23 August 2017 Using multi-disciplinary optimization and numerical simulation on the transiting exoplanet survey satellite
Author Affiliations +
The Transiting Exoplanet Survey Satellite (TESS) is an instrument consisting of four, wide fieldof- view CCD cameras dedicated to the discovery of exoplanets around the brightest stars, and understanding the diversity of planets and planetary systems in our galaxy. Each camera utilizes a seven-element lens assembly with low-power and low-noise CCD electronics. Advanced multivariable optimization and numerical simulation capabilities accommodating arbitrarily complex objective functions have been added to the internally developed Lincoln Laboratory Integrated Modeling and Analysis Software (LLIMAS) and used to assess system performance. Various optical phenomena are accounted for in these analyses including full dn/dT spatial distributions in lenses and charge diffusion in the CCD electronics. These capabilities are utilized to design CCD shims for thermal vacuum chamber testing and flight, and verify comparable performance in both environments across a range of wavelengths, field points and temperature distributions. Additionally, optimizations and simulations are used for model correlation and robustness optimizations.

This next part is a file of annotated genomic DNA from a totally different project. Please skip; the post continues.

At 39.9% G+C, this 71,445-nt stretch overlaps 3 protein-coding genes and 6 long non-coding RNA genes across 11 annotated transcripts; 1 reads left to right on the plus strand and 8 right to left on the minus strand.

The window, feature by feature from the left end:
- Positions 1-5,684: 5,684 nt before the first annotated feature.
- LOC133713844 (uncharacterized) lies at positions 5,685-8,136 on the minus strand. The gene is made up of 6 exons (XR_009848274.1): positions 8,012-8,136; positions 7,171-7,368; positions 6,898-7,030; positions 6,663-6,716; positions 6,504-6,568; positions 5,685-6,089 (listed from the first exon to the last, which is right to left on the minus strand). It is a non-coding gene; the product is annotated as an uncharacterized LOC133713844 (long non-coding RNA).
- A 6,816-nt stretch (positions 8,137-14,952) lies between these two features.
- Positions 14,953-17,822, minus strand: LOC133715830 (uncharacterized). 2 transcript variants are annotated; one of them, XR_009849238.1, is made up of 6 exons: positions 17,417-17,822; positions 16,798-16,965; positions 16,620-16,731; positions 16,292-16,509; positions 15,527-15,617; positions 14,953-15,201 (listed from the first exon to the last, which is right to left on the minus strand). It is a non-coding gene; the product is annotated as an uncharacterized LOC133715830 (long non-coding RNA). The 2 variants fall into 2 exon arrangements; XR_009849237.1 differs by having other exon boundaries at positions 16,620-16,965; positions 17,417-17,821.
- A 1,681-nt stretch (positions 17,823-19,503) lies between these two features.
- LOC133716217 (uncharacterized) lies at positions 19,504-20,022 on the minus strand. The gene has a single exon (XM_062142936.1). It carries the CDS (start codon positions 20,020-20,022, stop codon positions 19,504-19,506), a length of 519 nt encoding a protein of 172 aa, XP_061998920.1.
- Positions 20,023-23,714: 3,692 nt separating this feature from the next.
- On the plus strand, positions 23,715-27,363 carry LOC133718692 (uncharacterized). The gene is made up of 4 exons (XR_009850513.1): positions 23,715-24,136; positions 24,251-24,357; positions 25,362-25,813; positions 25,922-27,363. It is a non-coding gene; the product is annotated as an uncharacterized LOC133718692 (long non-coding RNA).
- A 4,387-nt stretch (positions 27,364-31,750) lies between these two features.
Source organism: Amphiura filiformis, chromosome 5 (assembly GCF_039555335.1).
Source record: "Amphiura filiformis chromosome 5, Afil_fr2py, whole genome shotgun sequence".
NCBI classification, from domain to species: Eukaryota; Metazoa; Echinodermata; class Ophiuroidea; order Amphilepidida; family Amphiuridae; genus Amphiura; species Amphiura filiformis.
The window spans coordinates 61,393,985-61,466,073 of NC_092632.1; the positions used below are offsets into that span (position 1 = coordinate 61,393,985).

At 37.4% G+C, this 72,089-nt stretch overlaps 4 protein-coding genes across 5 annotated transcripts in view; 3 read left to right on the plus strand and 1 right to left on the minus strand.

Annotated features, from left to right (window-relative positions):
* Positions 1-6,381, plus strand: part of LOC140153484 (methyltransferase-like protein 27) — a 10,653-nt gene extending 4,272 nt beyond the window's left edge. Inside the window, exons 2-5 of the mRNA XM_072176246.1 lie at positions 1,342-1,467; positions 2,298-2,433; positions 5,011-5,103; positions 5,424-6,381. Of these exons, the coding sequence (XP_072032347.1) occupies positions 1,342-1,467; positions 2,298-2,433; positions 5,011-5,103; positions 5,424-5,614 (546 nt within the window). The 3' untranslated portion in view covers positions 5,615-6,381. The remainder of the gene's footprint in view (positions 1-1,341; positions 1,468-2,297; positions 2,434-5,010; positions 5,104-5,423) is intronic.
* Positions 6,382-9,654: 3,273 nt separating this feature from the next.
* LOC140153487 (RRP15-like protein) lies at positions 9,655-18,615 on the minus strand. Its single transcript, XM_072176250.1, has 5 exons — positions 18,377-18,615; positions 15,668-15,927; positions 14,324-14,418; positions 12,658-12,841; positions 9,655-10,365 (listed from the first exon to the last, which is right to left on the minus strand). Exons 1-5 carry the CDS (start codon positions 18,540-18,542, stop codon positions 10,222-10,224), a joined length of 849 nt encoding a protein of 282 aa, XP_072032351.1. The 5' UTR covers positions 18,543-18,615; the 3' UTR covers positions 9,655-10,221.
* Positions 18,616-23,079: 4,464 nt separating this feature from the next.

Conference Presentation
© (2017) COPYRIGHT Society of Photo-Optical Instrumentation Engineers (SPIE). Downloading of the abstract is permitted for personal use only.
Gerhard P. Stoeckel, Gerhard P. Stoeckel, Keith B. Doyle, Keith B. Doyle, } "Using multi-disciplinary optimization and numerical simulation on the transiting exoplanet survey satellite", Proc. SPIE 10371, Optomechanical Engineering 2017, 103710J (23 August 2017); doi: 10.1117/12.2275277; https://doi.org/10.1117/12.2275277


The Transiting Exoplanet Survey Satellite
Proceedings of SPIE (August 09 2016)
LAIWO a new wide field CCD camera for Wise...
Proceedings of SPIE (June 29 2006)
High-precision space photometer: COROT
Proceedings of SPIE (July 28 2000)
COROT high precision stellar photometry on a low Earth...
Proceedings of SPIE (February 24 2003)

Back to Top